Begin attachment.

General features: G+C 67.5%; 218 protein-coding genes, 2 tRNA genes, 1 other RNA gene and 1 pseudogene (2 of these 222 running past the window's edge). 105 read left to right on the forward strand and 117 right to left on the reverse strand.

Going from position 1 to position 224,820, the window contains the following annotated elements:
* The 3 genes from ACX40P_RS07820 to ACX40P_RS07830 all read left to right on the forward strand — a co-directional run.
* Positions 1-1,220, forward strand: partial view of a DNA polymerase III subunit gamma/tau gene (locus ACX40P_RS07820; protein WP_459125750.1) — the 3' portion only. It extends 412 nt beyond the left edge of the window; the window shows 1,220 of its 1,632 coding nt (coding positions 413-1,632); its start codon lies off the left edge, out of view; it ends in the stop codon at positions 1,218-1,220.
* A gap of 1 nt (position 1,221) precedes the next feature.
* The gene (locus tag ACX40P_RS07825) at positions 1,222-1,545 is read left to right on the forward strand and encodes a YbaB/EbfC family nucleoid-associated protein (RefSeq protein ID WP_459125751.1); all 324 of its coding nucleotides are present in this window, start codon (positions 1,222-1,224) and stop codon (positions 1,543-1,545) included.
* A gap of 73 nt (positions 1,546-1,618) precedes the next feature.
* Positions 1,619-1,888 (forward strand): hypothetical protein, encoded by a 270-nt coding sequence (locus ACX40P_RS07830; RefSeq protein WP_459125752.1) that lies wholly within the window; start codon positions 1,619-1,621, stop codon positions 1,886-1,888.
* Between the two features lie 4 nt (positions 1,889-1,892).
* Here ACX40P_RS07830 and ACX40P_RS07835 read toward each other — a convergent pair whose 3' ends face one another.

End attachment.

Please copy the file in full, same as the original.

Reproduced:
General features: G+C 67.5%; 218 protein-coding genes, 2 tRNA genes, 1 other RNA gene and 1 pseudogene (2 of these 222 running past the window's edge). 105 read left to right on the forward strand and 117 right to left on the reverse strand.

Going from position 1 to position 224,820, the window contains the following annotated elements:
* The 3 genes from ACX40P_RS07820 to ACX40P_RS07830 all read left to right on the forward strand — a co-directional run.
* Positions 1-1,220, forward strand: partial view of a DNA polymerase III subunit gamma/tau gene (locus ACX40P_RS07820; protein WP_459125750.1) — the 3' portion only. It extends 412 nt beyond the left edge of the window; the window shows 1,220 of its 1,632 coding nt (coding positions 413-1,632); its start codon lies off the left edge, out of view; it ends in the stop codon at positions 1,218-1,220.
* A gap of 1 nt (position 1,221) precedes the next feature.
* The gene (locus tag ACX40P_RS07825) at positions 1,222-1,545 is read left to right on the forward strand and encodes a YbaB/EbfC family nucleoid-associated protein (RefSeq protein ID WP_459125751.1); all 324 of its coding nucleotides are present in this window, start codon (positions 1,222-1,224) and stop codon (positions 1,543-1,545) included.
* A gap of 73 nt (positions 1,546-1,618) precedes the next feature.
* Positions 1,619-1,888 (forward strand): hypothetical protein, encoded by a 270-nt coding sequence (locus ACX40P_RS07830; RefSeq protein WP_459125752.1) that lies wholly within the window; start codon positions 1,619-1,621, stop codon positions 1,886-1,888.
* Between the two features lie 4 nt (positions 1,889-1,892).
* Here ACX40P_RS07830 and ACX40P_RS07835 read toward each other — a convergent pair whose 3' ends face one another.